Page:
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Magnetic Resonance-Guided High-Intensity Focused Ultrasound for Localized Ablation of Head and Neck Tissue Structures: A Feasibility Study in An Animal Model

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A Partanen

A Partanen1*, N Ellens2 , S Noureldine2 , E Burdette3 , R Tufano2 , K Farahani4 , (1) Philips Healthcare, Andover, Massachusets, (2) Johns Hopkins University School of Medicine, Baltimore, Maryland, (3) Acoustic MedSystems Inc., Savoy, IL, (4) National Cancer Institute, Bethesda, MD


WE-EF-BRA-12 (Wednesday, July 15, 2015) 1:45 PM - 3:45 PM Room: Ballroom A

Purpose: High-intensity focused ultrasound (HIFU) ablation is feasible in the head and neck [1]. This study aims to expand upon these findings to assess the feasibility of treatment planning and monitoring via magnetic resonance imaging (MRI) guidance using a clinical MR-guided HIFU platform.

Methods: Two 31 kg pigs were anaesthetized, shaved, and positioned prone on the HIFU table (Sonalleve, Philips Healthcare, Vantaa, Finland). The necks were acoustically coupled to the integrated transducer using gel pads and degassed water. MR imaging verified acoustic coupling and facilitated target selection in the thyroid and thymus. Targets were thermally ablated with 130-200 W of acoustic power over a period of 16 s at a frequency of 1.2 MHz while being monitored through real-time, multi-planar MR-thermometry. Contrast-enhanced MR imaging was used to assess treatment efficacy. Post-treatment, animals were euthanized and sonicated tissues were harvested for histology assessment.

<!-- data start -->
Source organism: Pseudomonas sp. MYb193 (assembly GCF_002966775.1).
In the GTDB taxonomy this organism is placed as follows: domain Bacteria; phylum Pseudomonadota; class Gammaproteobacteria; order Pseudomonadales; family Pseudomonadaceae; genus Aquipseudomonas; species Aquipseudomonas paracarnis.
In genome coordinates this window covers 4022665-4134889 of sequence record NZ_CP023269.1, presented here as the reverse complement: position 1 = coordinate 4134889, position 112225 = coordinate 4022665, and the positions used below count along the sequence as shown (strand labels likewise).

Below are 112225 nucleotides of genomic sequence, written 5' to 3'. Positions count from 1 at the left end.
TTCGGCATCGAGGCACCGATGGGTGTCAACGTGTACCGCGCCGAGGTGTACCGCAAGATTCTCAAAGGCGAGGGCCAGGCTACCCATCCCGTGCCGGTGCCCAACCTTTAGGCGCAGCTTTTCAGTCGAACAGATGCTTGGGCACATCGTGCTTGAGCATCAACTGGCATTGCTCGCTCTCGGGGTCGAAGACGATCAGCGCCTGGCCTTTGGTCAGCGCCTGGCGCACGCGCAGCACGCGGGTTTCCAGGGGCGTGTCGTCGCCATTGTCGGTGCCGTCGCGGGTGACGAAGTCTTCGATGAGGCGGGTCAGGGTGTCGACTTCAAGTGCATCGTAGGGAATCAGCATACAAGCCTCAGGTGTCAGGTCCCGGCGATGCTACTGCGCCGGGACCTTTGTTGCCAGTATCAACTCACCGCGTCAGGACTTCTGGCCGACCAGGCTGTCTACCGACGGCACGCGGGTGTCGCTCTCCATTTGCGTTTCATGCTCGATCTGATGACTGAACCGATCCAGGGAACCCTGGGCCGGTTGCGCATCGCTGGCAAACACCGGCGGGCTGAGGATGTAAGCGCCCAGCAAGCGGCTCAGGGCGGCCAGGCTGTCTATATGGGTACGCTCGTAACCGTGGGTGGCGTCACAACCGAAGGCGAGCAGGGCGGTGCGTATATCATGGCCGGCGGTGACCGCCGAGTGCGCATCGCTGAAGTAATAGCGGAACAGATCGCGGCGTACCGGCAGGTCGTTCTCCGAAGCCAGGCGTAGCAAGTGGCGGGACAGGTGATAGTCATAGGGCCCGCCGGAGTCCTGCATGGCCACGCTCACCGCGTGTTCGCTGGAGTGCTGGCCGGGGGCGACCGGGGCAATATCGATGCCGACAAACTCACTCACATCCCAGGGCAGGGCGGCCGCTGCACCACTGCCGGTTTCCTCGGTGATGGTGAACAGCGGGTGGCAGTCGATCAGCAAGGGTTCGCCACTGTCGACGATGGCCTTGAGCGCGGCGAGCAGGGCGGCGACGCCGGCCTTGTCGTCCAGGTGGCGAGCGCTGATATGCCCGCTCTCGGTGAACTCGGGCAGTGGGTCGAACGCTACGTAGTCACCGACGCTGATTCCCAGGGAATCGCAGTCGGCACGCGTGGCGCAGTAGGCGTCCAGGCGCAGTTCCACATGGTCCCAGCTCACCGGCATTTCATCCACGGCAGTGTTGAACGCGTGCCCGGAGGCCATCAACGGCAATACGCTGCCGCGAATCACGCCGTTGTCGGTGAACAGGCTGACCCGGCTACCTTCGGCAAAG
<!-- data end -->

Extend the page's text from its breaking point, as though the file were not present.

Results: MR-thermometry, post-contrast-imaging, and gross pathology demonstrated that the system was capable of causing localized thermal ablation in both the thyroid and the thymus without damaging the aerodigestive tract. In one animal, superficial bruising was observed in the ultrasound beam path. Otherwise, there were no adverse events. Analysis of the tissue histology found regions of damage consistent with acute thermal injury at the targeted locations.

Conclusion: It is feasible to use a clinical MR-guided HIFU platform for extracorporeal ablation of porcine head and neck tissues. MR guidance and thermometry are sufficient to target and monitor treatment in the thyroid region, despite the presence of the inhomogeneous aerodigestive tract. Further study is necessary to assess efficacy and survival using a tumor model, and to examine what modifications should be made to the transducer positioning system and associated patient positioning aids to adapt it for clinical head and neck targets.

[1] Esnault et al. (2011). Thyroid, 21(9), 965–973.

Funding Support, Disclosures, and Conflict of Interest: Funding support provided by Philips Healthcare. Ari Partanen is a paid employee of Philips Healthcare.

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